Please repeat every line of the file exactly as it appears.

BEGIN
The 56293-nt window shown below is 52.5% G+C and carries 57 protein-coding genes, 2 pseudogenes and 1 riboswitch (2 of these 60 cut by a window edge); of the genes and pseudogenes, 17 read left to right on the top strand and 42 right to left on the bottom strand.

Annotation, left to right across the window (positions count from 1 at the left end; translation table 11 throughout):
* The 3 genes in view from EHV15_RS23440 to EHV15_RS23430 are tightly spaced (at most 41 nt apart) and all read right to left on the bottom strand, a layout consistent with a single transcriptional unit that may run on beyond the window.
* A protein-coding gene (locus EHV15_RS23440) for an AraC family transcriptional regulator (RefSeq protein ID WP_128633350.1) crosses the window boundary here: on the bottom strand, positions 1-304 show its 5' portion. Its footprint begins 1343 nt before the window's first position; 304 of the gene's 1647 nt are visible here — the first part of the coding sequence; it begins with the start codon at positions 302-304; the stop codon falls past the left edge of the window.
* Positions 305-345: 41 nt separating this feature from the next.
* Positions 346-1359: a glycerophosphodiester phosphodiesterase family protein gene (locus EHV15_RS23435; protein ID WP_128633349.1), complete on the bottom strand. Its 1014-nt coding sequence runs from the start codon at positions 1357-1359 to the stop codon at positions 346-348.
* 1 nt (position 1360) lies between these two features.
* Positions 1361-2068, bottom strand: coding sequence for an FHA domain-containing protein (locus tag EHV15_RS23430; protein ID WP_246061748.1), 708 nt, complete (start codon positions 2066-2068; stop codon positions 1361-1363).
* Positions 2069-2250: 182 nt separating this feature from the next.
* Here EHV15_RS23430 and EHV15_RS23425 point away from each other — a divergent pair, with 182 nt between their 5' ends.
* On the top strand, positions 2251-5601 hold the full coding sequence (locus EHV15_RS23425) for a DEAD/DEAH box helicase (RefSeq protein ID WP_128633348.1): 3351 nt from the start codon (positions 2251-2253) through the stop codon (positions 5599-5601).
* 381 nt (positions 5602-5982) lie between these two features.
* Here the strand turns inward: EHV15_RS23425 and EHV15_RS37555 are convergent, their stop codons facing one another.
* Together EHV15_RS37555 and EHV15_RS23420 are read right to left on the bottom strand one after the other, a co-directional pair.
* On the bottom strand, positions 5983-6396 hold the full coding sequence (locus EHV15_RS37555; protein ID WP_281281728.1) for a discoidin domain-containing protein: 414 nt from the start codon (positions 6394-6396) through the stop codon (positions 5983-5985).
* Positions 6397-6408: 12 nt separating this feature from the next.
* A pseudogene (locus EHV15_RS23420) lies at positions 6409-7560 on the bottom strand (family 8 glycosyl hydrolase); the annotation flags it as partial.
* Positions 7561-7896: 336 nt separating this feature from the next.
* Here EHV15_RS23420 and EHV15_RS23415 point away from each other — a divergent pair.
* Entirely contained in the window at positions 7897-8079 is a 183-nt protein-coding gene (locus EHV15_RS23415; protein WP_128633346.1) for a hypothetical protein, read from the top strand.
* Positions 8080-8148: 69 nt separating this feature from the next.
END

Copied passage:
The 56293-nt window shown below is 52.5% G+C and carries 57 protein-coding genes, 2 pseudogenes and 1 riboswitch (2 of these 60 cut by a window edge); of the genes and pseudogenes, 17 read left to right on the top strand and 42 right to left on the bottom strand.

Annotation, left to right across the window (positions count from 1 at the left end; translation table 11 throughout):
* The 3 genes in view from EHV15_RS23440 to EHV15_RS23430 are tightly spaced (at most 41 nt apart) and all read right to left on the bottom strand, a layout consistent with a single transcriptional unit that may run on beyond the window.
* A protein-coding gene (locus EHV15_RS23440) for an AraC family transcriptional regulator (RefSeq protein ID WP_128633350.1) crosses the window boundary here: on the bottom strand, positions 1-304 show its 5' portion. Its footprint begins 1343 nt before the window's first position; 304 of the gene's 1647 nt are visible here — the first part of the coding sequence; it begins with the start codon at positions 302-304; the stop codon falls past the left edge of the window.
* Positions 305-345: 41 nt separating this feature from the next.
* Positions 346-1359: a glycerophosphodiester phosphodiesterase family protein gene (locus EHV15_RS23435; protein ID WP_128633349.1), complete on the bottom strand. Its 1014-nt coding sequence runs from the start codon at positions 1357-1359 to the stop codon at positions 346-348.
* 1 nt (position 1360) lies between these two features.
* Positions 1361-2068, bottom strand: coding sequence for an FHA domain-containing protein (locus tag EHV15_RS23430; protein ID WP_246061748.1), 708 nt, complete (start codon positions 2066-2068; stop codon positions 1361-1363).
* Positions 2069-2250: 182 nt separating this feature from the next.
* Here EHV15_RS23430 and EHV15_RS23425 point away from each other — a divergent pair, with 182 nt between their 5' ends.
* On the top strand, positions 2251-5601 hold the full coding sequence (locus EHV15_RS23425) for a DEAD/DEAH box helicase (RefSeq protein ID WP_128633348.1): 3351 nt from the start codon (positions 2251-2253) through the stop codon (positions 5599-5601).
* 381 nt (positions 5602-5982) lie between these two features.
* Here the strand turns inward: EHV15_RS23425 and EHV15_RS37555 are convergent, their stop codons facing one another.
* Together EHV15_RS37555 and EHV15_RS23420 are read right to left on the bottom strand one after the other, a co-directional pair.
* On the bottom strand, positions 5983-6396 hold the full coding sequence (locus EHV15_RS37555; protein ID WP_281281728.1) for a discoidin domain-containing protein: 414 nt from the start codon (positions 6394-6396) through the stop codon (positions 5983-5985).
* Positions 6397-6408: 12 nt separating this feature from the next.
* A pseudogene (locus EHV15_RS23420) lies at positions 6409-7560 on the bottom strand (family 8 glycosyl hydrolase); the annotation flags it as partial.
* Positions 7561-7896: 336 nt separating this feature from the next.
* Here EHV15_RS23420 and EHV15_RS23415 point away from each other — a divergent pair.
* Entirely contained in the window at positions 7897-8079 is a 183-nt protein-coding gene (locus EHV15_RS23415; protein WP_128633346.1) for a hypothetical protein, read from the top strand.
* Positions 8080-8148: 69 nt separating this feature from the next.